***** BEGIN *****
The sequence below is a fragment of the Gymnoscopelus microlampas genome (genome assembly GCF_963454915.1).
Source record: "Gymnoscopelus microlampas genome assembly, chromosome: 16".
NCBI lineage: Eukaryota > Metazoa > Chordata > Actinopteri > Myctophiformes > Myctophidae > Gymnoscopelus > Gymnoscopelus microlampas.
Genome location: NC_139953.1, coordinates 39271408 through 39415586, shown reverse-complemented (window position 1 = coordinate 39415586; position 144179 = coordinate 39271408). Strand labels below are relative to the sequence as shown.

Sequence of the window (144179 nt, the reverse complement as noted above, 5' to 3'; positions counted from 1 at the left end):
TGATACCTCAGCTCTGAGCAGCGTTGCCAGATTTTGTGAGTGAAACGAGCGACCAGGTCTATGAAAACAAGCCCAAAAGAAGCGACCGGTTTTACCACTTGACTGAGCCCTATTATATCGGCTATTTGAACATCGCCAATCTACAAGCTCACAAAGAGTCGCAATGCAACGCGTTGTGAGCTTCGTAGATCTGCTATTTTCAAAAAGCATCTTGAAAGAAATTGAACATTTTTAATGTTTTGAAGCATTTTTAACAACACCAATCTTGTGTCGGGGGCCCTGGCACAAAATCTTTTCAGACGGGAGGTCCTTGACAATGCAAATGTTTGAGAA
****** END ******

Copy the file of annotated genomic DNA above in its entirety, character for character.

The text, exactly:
The sequence below is a fragment of the Gymnoscopelus microlampas genome (genome assembly GCF_963454915.1).
Source record: "Gymnoscopelus microlampas genome assembly, chromosome: 16".
NCBI lineage: Eukaryota > Metazoa > Chordata > Actinopteri > Myctophiformes > Myctophidae > Gymnoscopelus > Gymnoscopelus microlampas.
Genome location: NC_139953.1, coordinates 39271408 through 39415586, shown reverse-complemented (window position 1 = coordinate 39415586; position 144179 = coordinate 39271408). Strand labels below are relative to the sequence as shown.

Sequence of the window (144179 nt, the reverse complement as noted above, 5' to 3'; positions counted from 1 at the left end):
TGATACCTCAGCTCTGAGCAGCGTTGCCAGATTTTGTGAGTGAAACGAGCGACCAGGTCTATGAAAACAAGCCCAAAAGAAGCGACCGGTTTTACCACTTGACTGAGCCCTATTATATCGGCTATTTGAACATCGCCAATCTACAAGCTCACAAAGAGTCGCAATGCAACGCGTTGTGAGCTTCGTAGATCTGCTATTTTCAAAAAGCATCTTGAAAGAAATTGAACATTTTTAATGTTTTGAAGCATTTTTAACAACACCAATCTTGTGTCGGGGGCCCTGGCACAAAATCTTTTCAGACGGGAGGTCCTTGACAATGCAAATGTTTGAGAA